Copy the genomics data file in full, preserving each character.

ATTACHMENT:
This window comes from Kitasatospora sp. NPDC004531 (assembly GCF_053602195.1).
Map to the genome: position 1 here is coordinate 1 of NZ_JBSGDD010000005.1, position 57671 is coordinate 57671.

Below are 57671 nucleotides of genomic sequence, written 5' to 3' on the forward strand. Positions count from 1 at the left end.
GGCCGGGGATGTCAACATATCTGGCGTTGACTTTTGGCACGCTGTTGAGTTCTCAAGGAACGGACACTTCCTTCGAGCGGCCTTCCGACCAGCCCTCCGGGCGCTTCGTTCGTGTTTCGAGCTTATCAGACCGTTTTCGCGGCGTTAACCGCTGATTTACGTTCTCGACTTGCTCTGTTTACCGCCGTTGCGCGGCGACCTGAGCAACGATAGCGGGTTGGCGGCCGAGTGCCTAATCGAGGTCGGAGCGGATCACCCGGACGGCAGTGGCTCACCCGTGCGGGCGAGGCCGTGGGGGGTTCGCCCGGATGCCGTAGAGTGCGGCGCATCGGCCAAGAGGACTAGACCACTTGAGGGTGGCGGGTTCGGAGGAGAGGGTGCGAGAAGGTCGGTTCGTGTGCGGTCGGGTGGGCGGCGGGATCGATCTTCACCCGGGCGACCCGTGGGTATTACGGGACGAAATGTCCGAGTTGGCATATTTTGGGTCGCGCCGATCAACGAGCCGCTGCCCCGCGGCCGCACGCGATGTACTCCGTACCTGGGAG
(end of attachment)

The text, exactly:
This window comes from Kitasatospora sp. NPDC004531 (assembly GCF_053602195.1).
Map to the genome: position 1 here is coordinate 1 of NZ_JBSGDD010000005.1, position 57671 is coordinate 57671.

Below are 57671 nucleotides of genomic sequence, written 5' to 3' on the forward strand. Positions count from 1 at the left end.
GGCCGGGGATGTCAACATATCTGGCGTTGACTTTTGGCACGCTGTTGAGTTCTCAAGGAACGGACACTTCCTTCGAGCGGCCTTCCGACCAGCCCTCCGGGCGCTTCGTTCGTGTTTCGAGCTTATCAGACCGTTTTCGCGGCGTTAACCGCTGATTTACGTTCTCGACTTGCTCTGTTTACCGCCGTTGCGCGGCGACCTGAGCAACGATAGCGGGTTGGCGGCCGAGTGCCTAATCGAGGTCGGAGCGGATCACCCGGACGGCAGTGGCTCACCCGTGCGGGCGAGGCCGTGGGGGGTTCGCCCGGATGCCGTAGAGTGCGGCGCATCGGCCAAGAGGACTAGACCACTTGAGGGTGGCGGGTTCGGAGGAGAGGGTGCGAGAAGGTCGGTTCGTGTGCGGTCGGGTGGGCGGCGGGATCGATCTTCACCCGGGCGACCCGTGGGTATTACGGGACGAAATGTCCGAGTTGGCATATTTTGGGTCGCGCCGATCAACGAGCCGCTGCCCCGCGGCCGCACGCGATGTACTCCGTACCTGGGAG